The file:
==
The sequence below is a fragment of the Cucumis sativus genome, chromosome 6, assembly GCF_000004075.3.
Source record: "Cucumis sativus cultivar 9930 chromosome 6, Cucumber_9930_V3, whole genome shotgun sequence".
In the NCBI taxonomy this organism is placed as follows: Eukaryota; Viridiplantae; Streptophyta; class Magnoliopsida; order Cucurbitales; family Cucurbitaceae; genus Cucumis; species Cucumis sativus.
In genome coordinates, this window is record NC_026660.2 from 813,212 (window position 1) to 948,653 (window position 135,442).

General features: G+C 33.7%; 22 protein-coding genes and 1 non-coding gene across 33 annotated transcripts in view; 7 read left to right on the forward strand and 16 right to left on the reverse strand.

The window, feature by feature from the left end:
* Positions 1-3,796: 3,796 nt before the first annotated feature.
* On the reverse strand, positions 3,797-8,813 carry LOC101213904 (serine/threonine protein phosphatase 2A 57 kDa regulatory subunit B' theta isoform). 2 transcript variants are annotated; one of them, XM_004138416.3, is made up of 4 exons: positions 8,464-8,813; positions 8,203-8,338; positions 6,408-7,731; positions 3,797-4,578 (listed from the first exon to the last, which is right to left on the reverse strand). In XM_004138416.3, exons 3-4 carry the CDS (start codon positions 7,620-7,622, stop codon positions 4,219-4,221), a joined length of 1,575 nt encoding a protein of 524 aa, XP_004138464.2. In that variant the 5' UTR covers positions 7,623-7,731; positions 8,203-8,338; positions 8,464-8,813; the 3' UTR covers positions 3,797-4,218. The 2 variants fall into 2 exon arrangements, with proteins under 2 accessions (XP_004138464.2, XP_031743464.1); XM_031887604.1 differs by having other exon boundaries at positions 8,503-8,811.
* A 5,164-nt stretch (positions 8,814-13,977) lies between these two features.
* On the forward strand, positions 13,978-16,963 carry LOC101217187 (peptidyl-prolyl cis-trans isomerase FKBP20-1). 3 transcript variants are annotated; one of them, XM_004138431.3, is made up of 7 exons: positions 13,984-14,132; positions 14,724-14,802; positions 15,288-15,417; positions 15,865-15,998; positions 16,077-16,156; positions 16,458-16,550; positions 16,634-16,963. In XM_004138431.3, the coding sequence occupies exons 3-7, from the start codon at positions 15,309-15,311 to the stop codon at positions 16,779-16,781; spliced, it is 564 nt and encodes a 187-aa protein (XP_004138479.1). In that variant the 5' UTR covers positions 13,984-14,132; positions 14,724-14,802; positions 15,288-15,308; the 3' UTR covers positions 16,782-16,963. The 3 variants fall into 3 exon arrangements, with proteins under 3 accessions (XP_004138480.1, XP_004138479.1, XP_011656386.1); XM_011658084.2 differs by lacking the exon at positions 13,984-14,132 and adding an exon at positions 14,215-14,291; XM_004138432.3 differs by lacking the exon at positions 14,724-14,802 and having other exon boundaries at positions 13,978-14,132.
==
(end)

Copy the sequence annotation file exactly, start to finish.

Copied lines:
The sequence below is a fragment of the Cucumis sativus genome, chromosome 6, assembly GCF_000004075.3.
Source record: "Cucumis sativus cultivar 9930 chromosome 6, Cucumber_9930_V3, whole genome shotgun sequence".
In the NCBI taxonomy this organism is placed as follows: Eukaryota; Viridiplantae; Streptophyta; class Magnoliopsida; order Cucurbitales; family Cucurbitaceae; genus Cucumis; species Cucumis sativus.
In genome coordinates, this window is record NC_026660.2 from 813,212 (window position 1) to 948,653 (window position 135,442).

General features: G+C 33.7%; 22 protein-coding genes and 1 non-coding gene across 33 annotated transcripts in view; 7 read left to right on the forward strand and 16 right to left on the reverse strand.

The window, feature by feature from the left end:
* Positions 1-3,796: 3,796 nt before the first annotated feature.
* On the reverse strand, positions 3,797-8,813 carry LOC101213904 (serine/threonine protein phosphatase 2A 57 kDa regulatory subunit B' theta isoform). 2 transcript variants are annotated; one of them, XM_004138416.3, is made up of 4 exons: positions 8,464-8,813; positions 8,203-8,338; positions 6,408-7,731; positions 3,797-4,578 (listed from the first exon to the last, which is right to left on the reverse strand). In XM_004138416.3, exons 3-4 carry the CDS (start codon positions 7,620-7,622, stop codon positions 4,219-4,221), a joined length of 1,575 nt encoding a protein of 524 aa, XP_004138464.2. In that variant the 5' UTR covers positions 7,623-7,731; positions 8,203-8,338; positions 8,464-8,813; the 3' UTR covers positions 3,797-4,218. The 2 variants fall into 2 exon arrangements, with proteins under 2 accessions (XP_004138464.2, XP_031743464.1); XM_031887604.1 differs by having other exon boundaries at positions 8,503-8,811.
* A 5,164-nt stretch (positions 8,814-13,977) lies between these two features.
* On the forward strand, positions 13,978-16,963 carry LOC101217187 (peptidyl-prolyl cis-trans isomerase FKBP20-1). 3 transcript variants are annotated; one of them, XM_004138431.3, is made up of 7 exons: positions 13,984-14,132; positions 14,724-14,802; positions 15,288-15,417; positions 15,865-15,998; positions 16,077-16,156; positions 16,458-16,550; positions 16,634-16,963. In XM_004138431.3, the coding sequence occupies exons 3-7, from the start codon at positions 15,309-15,311 to the stop codon at positions 16,779-16,781; spliced, it is 564 nt and encodes a 187-aa protein (XP_004138479.1). In that variant the 5' UTR covers positions 13,984-14,132; positions 14,724-14,802; positions 15,288-15,308; the 3' UTR covers positions 16,782-16,963. The 3 variants fall into 3 exon arrangements, with proteins under 3 accessions (XP_004138480.1, XP_004138479.1, XP_011656386.1); XM_011658084.2 differs by lacking the exon at positions 13,984-14,132 and adding an exon at positions 14,215-14,291; XM_004138432.3 differs by lacking the exon at positions 14,724-14,802 and having other exon boundaries at positions 13,978-14,132.